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Marathon man: Meet Keen's new president Steve Meineke

Former Accell North America CEO is Keen’s second new president in as many years, but Meineke tells SNEWS he’s lacing up for marathon stay at the brand

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Keen Inc. named Accell North America CEO Steve Meineke as its new president late Tuesday, tasking the former head of Raleigh Cycles, Diamondback and Lapierre to grow the Portland, Ore.-based brand globally and diversify its customer reach and products.


Meineke, who will start at Keen on June 1 — making a relatively short Pacific Northwest move from Seattle to Portland — is Keen’s second new president in as many years, since its former CEO and president James Curleigh left the company for Levi Stauss in May 2012, and Mike Abbot served a short stint as Keen president in 2013. In-between Keen Founder Rory Fuerst has filled both roles and will remain CEO.

Despite the two-year span, Keen officials told SNEWS they’ve found the perfect fit in Meineke, who has had three decades of executive leadership through self-described “marathon” brand relationships, including ten total years with Raleigh and Accell (2004-2014) seven years at Salomon North America (1980-1987), six years as CEO of Misson Hockey (1996-2002), plus three years each at Specialized, Nordica and Vuarnet- France (1987-1996).

“We’ve built a solid foundation for Keen as we enter our second decade and we needed just the right leader to pull all of our initiatives together and drive the business forward,” said Ron Hill, Keen’s vice president of product merchandising and marketing. “Steve is that leader.”

Meineke, who spoke exclusively to SNEWS just before announcement, described the new job at Keen as the “very best opportunity in his career,” to work with a single-brand company that is out to leave a long-term legacy.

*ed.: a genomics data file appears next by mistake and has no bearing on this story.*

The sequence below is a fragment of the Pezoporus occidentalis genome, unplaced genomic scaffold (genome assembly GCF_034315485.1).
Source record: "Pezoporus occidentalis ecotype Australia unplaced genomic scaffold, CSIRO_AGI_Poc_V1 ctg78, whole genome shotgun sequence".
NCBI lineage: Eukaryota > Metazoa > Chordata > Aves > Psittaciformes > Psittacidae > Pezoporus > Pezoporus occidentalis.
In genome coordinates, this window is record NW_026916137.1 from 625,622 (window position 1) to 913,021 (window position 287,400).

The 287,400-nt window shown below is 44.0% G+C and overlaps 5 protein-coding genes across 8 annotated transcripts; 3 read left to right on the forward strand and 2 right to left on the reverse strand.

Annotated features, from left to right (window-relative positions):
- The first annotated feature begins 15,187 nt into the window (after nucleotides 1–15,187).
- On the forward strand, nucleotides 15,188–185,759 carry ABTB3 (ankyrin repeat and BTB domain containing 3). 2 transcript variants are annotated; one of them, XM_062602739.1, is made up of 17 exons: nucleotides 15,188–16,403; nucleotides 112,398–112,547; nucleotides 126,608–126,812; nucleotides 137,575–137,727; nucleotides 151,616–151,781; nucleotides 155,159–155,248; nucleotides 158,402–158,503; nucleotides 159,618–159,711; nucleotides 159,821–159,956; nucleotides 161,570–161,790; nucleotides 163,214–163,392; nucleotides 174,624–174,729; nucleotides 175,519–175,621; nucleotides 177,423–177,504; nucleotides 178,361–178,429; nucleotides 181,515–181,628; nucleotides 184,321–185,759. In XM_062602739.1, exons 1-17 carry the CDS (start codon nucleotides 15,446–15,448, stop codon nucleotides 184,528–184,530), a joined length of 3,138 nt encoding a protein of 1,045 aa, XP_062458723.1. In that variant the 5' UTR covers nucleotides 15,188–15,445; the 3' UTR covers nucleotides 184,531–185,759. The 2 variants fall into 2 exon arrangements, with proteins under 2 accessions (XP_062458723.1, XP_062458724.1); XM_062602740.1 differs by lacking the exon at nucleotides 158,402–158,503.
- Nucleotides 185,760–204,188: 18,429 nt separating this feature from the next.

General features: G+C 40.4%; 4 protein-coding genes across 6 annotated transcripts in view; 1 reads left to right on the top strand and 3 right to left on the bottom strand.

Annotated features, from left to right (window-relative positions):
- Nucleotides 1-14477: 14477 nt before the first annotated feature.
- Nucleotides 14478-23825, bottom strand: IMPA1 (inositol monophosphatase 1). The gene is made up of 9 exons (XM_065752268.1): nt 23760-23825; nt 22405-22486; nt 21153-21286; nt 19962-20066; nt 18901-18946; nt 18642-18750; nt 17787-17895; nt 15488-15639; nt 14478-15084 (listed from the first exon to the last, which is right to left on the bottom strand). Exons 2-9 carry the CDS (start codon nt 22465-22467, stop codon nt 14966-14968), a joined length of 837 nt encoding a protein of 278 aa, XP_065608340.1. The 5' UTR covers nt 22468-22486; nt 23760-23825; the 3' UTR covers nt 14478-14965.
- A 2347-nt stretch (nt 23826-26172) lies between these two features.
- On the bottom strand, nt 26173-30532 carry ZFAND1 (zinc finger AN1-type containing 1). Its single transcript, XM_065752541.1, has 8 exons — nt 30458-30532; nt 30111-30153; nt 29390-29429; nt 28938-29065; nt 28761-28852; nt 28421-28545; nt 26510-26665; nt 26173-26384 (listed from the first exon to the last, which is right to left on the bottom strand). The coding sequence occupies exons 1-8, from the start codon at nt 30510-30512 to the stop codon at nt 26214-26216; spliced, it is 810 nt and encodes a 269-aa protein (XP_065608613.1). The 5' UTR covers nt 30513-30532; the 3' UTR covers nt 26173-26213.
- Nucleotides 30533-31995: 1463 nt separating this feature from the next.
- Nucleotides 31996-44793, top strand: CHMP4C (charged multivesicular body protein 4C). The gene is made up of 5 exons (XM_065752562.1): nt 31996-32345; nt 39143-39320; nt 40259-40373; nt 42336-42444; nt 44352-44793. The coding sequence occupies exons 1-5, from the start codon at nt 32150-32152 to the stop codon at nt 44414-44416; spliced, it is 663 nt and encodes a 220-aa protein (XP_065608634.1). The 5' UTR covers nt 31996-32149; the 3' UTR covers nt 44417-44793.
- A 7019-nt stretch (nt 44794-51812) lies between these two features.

“It’s exciting to be with an authentic brand whose passion and energy is in innovating product,” Meineke said. “In just over a decade, Keen has been able to establish a strong brand platform. Not just a product platform, but an entire brand platform.”

Meineke said he and Fuerst have known each other since 1991, and he’s “had the good fortune to watch Keen grow” in its first decade of business.

“There’s a new chapter, here.” Meineke said. “We have a lot to make happen. Keen has always engaged outdoor fans, while widening the base … whether it be in the water, the mountains or the city.” Up next is a global push for the brand, where it has already laid the expansion groundwork in Europe and Asia, as well as potential to grow Keen’s budding product categories of clothing, socks, and bags, beyond just its well-known footwear.

“Through his leadership experience and business intelligence, Steve will help establish a framework for go-to-market alignment and will help Keen appeal to new consumers through a broadened definition of the outdoors,” Hill said.

In the United States, Keen has been an early outdoor leader in the revitalization of domestic manufacturing with its own facility in Portland (an asset Meineke called a “competitive advantage”), which recently expanded its footprint to handle Keen’s “American Built” Durand boots.

“I’ve been very fortunate to be part of brands that are in growth or innovator modes,” Meineke said, noting the Raleigh Group doubled its business in eight years.

Along with the growth, Meineke’s resume includes plenty of acquisitions and mergers, but he strongly emphasized that a top attractor to Keen was that the M&A game was out of the picture.

“What I like about Keen is that there is no distraction or ambition for acquisition or a sale [of the business],” Meineke said. “There’s a single-brand legacy strategy.”

So is Meineke up for another marathon brand relationship, especially later in his career?

“I see this as an opportunity of a lifetime,” Meineke said. “I like to tell people I’m a 29-year-old in a 60-year-old body.”

–David Clucas